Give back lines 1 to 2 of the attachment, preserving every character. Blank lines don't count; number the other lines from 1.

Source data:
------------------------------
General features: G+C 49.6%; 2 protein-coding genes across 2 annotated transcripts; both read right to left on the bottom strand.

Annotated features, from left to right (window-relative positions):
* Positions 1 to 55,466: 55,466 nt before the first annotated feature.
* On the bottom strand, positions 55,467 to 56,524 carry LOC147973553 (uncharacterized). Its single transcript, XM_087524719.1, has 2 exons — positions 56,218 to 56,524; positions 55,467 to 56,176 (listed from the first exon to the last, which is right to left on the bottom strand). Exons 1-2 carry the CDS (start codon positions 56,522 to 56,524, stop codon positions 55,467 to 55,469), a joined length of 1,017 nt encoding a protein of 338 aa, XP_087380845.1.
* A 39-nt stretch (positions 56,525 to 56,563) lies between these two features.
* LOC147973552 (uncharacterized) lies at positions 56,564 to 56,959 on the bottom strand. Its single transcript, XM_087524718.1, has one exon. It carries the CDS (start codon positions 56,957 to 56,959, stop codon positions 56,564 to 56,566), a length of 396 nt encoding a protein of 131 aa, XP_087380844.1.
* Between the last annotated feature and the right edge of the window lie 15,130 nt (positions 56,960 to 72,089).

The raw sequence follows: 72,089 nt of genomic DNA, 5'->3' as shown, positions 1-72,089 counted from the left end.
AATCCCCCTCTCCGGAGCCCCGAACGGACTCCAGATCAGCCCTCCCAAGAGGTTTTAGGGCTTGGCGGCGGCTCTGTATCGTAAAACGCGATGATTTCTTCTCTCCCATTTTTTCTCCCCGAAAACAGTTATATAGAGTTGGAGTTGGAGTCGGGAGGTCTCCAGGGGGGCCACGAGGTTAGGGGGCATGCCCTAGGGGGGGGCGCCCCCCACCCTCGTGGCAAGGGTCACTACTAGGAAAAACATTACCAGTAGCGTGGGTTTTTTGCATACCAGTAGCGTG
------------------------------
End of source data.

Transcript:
General features: G+C 49.6%; 2 protein-coding genes across 2 annotated transcripts; both read right to left on the bottom strand.

Annotated features, from left to right (window-relative positions):